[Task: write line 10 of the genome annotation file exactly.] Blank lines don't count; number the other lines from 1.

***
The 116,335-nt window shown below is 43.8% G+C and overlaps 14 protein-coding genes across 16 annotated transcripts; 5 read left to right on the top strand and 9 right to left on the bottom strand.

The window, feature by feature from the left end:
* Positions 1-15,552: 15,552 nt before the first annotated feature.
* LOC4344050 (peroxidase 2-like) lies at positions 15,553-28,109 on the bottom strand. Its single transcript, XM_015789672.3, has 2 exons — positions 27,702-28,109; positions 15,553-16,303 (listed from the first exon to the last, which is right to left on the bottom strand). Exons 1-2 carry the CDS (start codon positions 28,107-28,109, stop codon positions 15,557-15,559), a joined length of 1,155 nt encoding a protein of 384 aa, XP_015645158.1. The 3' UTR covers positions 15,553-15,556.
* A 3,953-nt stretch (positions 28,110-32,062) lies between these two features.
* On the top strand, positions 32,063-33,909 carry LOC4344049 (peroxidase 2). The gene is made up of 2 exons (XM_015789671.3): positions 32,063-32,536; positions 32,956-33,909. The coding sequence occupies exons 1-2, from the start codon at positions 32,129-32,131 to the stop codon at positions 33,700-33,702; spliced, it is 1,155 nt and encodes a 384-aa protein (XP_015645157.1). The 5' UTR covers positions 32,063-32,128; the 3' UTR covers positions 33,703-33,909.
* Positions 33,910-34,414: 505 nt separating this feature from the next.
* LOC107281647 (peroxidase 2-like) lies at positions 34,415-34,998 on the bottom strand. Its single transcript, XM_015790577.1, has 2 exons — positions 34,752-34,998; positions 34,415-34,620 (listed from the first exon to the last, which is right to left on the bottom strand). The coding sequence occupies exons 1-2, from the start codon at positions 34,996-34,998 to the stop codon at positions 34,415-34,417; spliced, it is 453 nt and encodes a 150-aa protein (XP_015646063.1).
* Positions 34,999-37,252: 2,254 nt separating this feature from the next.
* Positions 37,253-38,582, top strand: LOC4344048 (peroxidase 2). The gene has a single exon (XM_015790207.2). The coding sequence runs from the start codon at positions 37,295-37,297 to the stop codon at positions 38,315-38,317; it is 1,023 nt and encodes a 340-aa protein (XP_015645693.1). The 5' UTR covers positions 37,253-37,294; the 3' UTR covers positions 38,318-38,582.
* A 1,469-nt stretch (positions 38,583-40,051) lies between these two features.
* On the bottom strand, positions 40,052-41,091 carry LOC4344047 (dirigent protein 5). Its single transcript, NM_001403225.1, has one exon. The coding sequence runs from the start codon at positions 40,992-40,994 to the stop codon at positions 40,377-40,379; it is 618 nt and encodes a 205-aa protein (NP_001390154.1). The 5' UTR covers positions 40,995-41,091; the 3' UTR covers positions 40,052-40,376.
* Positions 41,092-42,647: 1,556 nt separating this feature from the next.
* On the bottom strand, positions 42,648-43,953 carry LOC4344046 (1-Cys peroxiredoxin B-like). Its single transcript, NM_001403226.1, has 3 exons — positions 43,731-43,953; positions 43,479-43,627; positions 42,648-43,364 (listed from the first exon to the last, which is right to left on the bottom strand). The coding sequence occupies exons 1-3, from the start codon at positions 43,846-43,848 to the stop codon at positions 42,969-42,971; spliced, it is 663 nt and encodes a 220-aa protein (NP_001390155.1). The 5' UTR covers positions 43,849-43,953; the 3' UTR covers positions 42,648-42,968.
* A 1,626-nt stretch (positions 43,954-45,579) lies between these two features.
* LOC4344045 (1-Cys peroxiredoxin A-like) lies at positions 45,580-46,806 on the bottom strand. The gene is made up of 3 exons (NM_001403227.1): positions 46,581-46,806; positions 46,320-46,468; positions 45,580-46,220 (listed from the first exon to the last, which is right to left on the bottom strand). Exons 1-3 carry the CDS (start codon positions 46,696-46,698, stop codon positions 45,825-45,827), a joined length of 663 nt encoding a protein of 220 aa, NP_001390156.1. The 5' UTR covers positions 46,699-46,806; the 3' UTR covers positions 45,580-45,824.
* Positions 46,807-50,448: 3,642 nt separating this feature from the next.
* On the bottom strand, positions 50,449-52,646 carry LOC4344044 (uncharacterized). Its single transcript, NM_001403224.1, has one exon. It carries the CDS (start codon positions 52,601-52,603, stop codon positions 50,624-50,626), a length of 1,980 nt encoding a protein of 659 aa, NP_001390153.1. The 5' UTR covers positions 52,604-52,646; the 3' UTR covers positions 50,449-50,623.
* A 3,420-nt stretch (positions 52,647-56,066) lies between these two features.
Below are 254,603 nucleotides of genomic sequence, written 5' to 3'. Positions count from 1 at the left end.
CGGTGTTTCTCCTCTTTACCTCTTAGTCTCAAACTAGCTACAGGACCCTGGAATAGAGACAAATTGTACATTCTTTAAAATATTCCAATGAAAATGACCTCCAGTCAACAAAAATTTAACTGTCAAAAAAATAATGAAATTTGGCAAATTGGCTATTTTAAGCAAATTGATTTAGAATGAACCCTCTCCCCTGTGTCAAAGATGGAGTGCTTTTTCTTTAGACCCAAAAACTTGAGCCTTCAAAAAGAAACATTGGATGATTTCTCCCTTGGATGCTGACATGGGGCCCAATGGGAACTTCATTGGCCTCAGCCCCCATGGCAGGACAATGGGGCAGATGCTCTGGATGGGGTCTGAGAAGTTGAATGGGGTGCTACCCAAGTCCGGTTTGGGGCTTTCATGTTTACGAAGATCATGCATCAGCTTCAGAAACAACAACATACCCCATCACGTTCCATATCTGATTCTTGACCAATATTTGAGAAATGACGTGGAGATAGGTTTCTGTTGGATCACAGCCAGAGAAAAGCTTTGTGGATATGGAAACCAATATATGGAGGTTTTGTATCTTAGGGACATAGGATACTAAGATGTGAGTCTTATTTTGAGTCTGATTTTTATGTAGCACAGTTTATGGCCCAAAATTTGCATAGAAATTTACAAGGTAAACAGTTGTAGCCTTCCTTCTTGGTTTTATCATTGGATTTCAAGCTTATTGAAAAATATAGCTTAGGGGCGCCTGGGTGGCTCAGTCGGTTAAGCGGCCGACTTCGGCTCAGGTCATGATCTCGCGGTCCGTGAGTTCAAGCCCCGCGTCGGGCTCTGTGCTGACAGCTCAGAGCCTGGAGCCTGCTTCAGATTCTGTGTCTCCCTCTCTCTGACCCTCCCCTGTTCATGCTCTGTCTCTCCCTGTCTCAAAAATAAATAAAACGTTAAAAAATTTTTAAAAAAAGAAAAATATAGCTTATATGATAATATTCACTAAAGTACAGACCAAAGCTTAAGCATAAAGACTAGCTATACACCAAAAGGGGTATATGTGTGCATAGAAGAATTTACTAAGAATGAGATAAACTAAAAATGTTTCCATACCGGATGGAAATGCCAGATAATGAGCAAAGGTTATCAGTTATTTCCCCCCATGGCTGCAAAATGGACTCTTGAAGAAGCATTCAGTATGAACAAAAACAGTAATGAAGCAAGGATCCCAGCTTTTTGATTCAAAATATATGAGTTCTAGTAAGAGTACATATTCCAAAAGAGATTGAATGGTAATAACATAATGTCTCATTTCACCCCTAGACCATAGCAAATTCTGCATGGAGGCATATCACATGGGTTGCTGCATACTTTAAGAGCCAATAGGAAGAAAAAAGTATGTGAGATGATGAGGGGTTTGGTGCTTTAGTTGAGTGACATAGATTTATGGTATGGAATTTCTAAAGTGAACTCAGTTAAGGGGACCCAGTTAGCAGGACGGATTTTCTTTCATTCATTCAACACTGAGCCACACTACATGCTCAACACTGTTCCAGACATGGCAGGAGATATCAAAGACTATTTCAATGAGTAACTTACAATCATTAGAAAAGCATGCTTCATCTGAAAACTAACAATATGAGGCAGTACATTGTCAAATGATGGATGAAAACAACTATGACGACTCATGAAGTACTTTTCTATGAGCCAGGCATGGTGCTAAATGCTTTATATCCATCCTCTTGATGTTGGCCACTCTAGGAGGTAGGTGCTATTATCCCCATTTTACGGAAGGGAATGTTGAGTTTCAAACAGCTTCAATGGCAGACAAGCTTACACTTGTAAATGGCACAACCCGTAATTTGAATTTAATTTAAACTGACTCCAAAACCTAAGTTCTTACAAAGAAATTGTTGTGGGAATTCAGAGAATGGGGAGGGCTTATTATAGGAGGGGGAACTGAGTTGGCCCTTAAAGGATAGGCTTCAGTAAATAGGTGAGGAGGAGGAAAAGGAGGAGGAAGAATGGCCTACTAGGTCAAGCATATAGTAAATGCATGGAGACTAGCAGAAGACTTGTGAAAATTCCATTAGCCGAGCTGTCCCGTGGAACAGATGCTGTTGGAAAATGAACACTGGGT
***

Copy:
* Positions 37,253-38,582, top strand: LOC4344048 (peroxidase 2). The gene has a single exon (XM_015790207.2). The coding sequence runs from the start codon at positions 37,295-37,297 to the stop codon at positions 38,315-38,317; it is 1,023 nt and encodes a 340-aa protein (XP_015645693.1). The 5' UTR covers positions 37,253-37,294; the 3' UTR covers positions 38,318-38,582.